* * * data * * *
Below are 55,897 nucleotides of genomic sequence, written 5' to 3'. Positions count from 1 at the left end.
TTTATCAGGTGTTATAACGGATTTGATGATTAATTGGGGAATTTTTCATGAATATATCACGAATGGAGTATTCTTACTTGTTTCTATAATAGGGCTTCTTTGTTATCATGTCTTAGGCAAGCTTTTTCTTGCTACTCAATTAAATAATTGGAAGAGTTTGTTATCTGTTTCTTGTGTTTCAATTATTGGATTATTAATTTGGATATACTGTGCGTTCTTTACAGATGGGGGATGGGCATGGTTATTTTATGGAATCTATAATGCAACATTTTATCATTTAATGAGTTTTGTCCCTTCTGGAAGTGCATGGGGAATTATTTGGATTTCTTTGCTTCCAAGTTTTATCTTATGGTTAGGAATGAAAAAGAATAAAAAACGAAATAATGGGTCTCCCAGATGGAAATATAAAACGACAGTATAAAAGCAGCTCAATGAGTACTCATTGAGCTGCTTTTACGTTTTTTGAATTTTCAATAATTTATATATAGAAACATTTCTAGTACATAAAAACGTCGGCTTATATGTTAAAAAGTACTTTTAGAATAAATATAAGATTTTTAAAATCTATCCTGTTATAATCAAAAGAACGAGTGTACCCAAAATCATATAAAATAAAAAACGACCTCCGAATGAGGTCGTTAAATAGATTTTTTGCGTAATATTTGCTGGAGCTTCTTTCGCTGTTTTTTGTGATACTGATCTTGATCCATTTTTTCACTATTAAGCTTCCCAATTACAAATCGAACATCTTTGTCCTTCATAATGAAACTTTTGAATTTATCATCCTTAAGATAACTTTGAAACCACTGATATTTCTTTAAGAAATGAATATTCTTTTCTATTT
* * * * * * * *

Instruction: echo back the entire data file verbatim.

Below are 55,897 nucleotides of genomic sequence, written 5' to 3'. Positions count from 1 at the left end.
TTTATCAGGTGTTATAACGGATTTGATGATTAATTGGGGAATTTTTCATGAATATATCACGAATGGAGTATTCTTACTTGTTTCTATAATAGGGCTTCTTTGTTATCATGTCTTAGGCAAGCTTTTTCTTGCTACTCAATTAAATAATTGGAAGAGTTTGTTATCTGTTTCTTGTGTTTCAATTATTGGATTATTAATTTGGATATACTGTGCGTTCTTTACAGATGGGGGATGGGCATGGTTATTTTATGGAATCTATAATGCAACATTTTATCATTTAATGAGTTTTGTCCCTTCTGGAAGTGCATGGGGAATTATTTGGATTTCTTTGCTTCCAAGTTTTATCTTATGGTTAGGAATGAAAAAGAATAAAAAACGAAATAATGGGTCTCCCAGATGGAAATATAAAACGACAGTATAAAAGCAGCTCAATGAGTACTCATTGAGCTGCTTTTACGTTTTTTGAATTTTCAATAATTTATATATAGAAACATTTCTAGTACATAAAAACGTCGGCTTATATGTTAAAAAGTACTTTTAGAATAAATATAAGATTTTTAAAATCTATCCTGTTATAATCAAAAGAACGAGTGTACCCAAAATCATATAAAATAAAAAACGACCTCCGAATGAGGTCGTTAAATAGATTTTTTGCGTAATATTTGCTGGAGCTTCTTTCGCTGTTTTTTGTGATACTGATCTTGATCCATTTTTTCACTATTAAGCTTCCCAATTACAAATCGAACATCTTTGTCCTTCATAATGAAACTTTTGAATTTATCATCCTTAAGATAACTTTGAAACCACTGATATTTCTTTAAGAAATGAATATTCTTTTCTATTT